The DBS-R was constructed to assess to what degree patients perceive the interpersonal relationship with the dental professional as being the problem or possibly contributing to dental anxiety [2]. A change towards a more positive attitude in dentists’ communication style early in the treatment has shown to predict a successful outcome in treatment of dental fear [34]. The communication impairment, critical for the diagnosis of ASD, suggests that specific communication skills are required from dental personnel, in order to meet the needs of the ASD population.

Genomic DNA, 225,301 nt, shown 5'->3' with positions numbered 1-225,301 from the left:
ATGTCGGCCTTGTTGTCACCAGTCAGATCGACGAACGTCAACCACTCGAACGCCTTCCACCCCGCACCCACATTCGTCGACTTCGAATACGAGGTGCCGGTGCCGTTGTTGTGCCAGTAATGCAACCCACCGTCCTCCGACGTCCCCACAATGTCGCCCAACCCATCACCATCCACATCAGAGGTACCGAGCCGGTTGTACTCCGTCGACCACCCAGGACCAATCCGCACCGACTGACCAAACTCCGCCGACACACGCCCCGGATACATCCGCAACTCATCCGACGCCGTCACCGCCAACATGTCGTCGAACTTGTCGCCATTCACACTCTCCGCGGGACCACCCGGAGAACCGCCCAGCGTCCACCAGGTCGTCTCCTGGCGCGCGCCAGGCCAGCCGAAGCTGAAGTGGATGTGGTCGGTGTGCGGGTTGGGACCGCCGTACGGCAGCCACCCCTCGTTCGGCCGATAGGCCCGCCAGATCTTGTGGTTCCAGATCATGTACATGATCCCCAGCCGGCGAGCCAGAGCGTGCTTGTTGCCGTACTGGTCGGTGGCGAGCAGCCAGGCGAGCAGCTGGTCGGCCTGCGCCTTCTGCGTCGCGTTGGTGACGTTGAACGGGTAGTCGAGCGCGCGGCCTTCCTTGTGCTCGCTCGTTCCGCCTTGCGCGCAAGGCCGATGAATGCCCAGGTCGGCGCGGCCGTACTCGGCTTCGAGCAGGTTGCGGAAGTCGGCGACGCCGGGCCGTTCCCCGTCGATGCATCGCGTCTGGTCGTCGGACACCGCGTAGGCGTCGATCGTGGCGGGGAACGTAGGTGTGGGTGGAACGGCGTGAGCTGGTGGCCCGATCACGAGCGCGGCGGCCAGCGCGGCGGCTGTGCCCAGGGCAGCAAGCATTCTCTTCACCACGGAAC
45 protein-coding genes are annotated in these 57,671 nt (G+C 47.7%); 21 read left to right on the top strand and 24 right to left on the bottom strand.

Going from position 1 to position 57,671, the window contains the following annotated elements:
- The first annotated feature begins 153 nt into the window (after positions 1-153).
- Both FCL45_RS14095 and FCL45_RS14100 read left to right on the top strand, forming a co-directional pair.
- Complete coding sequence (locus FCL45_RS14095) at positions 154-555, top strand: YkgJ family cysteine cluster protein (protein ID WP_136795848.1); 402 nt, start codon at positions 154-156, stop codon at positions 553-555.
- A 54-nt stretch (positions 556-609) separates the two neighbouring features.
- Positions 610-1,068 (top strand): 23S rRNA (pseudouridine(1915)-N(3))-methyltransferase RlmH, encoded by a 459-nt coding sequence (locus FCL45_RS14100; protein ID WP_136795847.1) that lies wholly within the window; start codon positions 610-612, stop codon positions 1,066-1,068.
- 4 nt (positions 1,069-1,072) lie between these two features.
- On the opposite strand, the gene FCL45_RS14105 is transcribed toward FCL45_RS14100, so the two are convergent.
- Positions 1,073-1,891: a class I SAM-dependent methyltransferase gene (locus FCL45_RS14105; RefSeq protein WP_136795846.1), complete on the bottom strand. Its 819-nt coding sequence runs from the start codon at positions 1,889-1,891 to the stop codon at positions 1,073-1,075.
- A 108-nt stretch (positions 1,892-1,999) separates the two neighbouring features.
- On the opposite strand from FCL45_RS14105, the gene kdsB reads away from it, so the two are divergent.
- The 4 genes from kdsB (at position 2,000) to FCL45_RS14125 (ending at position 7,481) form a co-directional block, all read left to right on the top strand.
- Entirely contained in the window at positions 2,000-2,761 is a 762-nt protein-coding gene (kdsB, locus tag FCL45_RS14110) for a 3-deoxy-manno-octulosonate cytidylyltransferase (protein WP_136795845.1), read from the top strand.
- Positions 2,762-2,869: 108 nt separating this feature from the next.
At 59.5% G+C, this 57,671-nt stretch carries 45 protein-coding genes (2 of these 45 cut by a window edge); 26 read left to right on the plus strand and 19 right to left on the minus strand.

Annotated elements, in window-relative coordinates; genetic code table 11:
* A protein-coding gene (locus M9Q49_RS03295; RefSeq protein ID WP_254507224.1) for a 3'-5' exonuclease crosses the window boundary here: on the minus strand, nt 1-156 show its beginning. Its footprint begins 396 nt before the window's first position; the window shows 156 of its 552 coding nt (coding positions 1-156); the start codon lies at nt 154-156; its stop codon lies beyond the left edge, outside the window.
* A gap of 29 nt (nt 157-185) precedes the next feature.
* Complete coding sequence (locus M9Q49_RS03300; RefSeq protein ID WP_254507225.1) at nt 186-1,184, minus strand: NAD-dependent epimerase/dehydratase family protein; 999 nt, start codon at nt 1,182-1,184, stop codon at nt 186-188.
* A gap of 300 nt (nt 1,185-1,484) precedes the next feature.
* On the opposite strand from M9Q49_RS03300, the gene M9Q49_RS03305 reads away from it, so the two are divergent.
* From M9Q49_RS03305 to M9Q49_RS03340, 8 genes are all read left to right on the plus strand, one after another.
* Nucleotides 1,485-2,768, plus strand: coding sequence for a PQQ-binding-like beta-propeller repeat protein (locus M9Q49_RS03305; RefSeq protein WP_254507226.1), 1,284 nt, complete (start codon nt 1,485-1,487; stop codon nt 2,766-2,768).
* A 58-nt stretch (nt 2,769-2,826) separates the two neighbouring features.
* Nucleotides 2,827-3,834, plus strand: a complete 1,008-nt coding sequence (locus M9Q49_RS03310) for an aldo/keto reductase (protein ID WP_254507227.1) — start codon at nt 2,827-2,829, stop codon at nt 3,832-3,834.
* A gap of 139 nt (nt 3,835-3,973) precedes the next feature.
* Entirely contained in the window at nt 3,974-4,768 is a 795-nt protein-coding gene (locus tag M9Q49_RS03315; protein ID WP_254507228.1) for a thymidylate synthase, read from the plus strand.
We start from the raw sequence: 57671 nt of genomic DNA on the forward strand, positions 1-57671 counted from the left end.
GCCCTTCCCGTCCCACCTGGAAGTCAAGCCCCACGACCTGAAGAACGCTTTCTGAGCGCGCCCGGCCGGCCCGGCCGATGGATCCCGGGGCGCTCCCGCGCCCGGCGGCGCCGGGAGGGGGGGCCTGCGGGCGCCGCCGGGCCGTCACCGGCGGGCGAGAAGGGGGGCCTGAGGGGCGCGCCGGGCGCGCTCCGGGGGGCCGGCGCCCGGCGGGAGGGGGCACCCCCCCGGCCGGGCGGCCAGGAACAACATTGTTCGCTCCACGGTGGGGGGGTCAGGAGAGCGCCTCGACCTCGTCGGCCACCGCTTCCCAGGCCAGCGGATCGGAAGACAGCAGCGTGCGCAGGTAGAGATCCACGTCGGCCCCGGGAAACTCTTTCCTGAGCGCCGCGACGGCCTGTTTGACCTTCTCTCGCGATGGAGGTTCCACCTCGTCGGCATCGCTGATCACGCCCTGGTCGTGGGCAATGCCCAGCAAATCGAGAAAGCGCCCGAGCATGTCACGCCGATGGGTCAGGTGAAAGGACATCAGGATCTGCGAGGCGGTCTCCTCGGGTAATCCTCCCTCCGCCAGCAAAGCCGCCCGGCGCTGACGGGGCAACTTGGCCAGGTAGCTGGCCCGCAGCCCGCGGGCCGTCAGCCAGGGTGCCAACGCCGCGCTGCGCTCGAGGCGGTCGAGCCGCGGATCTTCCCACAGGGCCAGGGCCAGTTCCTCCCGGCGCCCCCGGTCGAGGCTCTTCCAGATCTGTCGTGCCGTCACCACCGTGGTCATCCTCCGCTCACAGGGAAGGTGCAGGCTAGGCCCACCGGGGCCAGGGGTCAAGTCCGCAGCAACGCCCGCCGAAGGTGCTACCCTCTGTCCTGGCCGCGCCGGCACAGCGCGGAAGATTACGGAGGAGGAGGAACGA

Dentists use a variety of techniques to meet the needs of fearful patients [35]. One of the most effective approaches to reducing dental anxiety is optimising controllability and predictability for the patient, by providing the patient with accurate explanations and information about what will happen and what type of experiences she/he might expect [36]. As ASD involves impairment in communication and sensory oversensitivity, this is particularly important. The latter is explained by the fact that people with ASD process visual and other stimuli differently presumably due to poor connections between parts of the brain that process these stimuli [37]. Thus the dentist should carefully inform the patient with ASD what she/he is about to do and what it may feel like, in addition to slowing down the pace of speech which facilitates comprehension. Another option is the use of visual pedagogy. Visual pedagogy is a way of introducing dentistry to children with ASD. When visual pedagogy was used to introduce dentistry to children with ASD, the capacity of children to cooperate during dental treatment one and a half year later was superior to that of children with ASD who had not been offered visual support [38]. In a recent study on adults with ASD and mild intellectual disability, the cooperation during a dental examination was significantly increased after a five-session training programme using a TEACCH-based approach [39]. Also, there is a growing interest in cognitive behavioural therapy for treating anxiety in adult ASD [33, 40]. The method is known to be helpful for treating dental anxiety in typically developing adults [1] but has not been studied for treating dental anxiety in people with ASD. Therefore, interventional studies on dental anxiety in ASD are warranted.